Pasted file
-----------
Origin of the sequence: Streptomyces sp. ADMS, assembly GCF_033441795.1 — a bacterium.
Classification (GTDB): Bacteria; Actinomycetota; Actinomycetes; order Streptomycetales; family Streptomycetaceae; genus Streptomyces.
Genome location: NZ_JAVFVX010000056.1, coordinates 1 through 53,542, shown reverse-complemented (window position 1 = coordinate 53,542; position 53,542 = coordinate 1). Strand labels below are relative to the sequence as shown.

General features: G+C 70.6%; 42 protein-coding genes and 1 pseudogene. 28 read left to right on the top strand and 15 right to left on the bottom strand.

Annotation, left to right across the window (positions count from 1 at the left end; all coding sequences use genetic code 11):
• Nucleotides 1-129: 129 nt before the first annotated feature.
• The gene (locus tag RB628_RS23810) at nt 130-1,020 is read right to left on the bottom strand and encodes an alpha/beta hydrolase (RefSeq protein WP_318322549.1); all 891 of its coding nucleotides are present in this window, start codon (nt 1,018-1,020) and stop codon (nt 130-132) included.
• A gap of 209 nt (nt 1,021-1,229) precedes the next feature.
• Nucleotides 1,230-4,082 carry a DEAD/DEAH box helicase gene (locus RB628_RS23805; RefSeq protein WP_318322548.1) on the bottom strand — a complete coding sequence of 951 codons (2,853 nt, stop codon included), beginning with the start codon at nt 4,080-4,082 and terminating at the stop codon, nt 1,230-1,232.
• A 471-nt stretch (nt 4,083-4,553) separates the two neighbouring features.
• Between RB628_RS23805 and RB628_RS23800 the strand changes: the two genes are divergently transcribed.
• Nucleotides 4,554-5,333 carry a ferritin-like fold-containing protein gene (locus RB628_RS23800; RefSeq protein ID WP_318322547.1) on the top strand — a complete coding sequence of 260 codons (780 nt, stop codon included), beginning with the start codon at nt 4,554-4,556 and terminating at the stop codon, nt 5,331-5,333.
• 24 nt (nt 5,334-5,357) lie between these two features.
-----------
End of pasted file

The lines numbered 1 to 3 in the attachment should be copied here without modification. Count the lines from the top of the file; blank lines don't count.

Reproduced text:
Origin of the sequence: Streptomyces sp. ADMS, assembly GCF_033441795.1 — a bacterium.
Classification (GTDB): Bacteria; Actinomycetota; Actinomycetes; order Streptomycetales; family Streptomycetaceae; genus Streptomyces.
Genome location: NZ_JAVFVX010000056.1, coordinates 1 through 53,542, shown reverse-complemented (window position 1 = coordinate 53,542; position 53,542 = coordinate 1). Strand labels below are relative to the sequence as shown.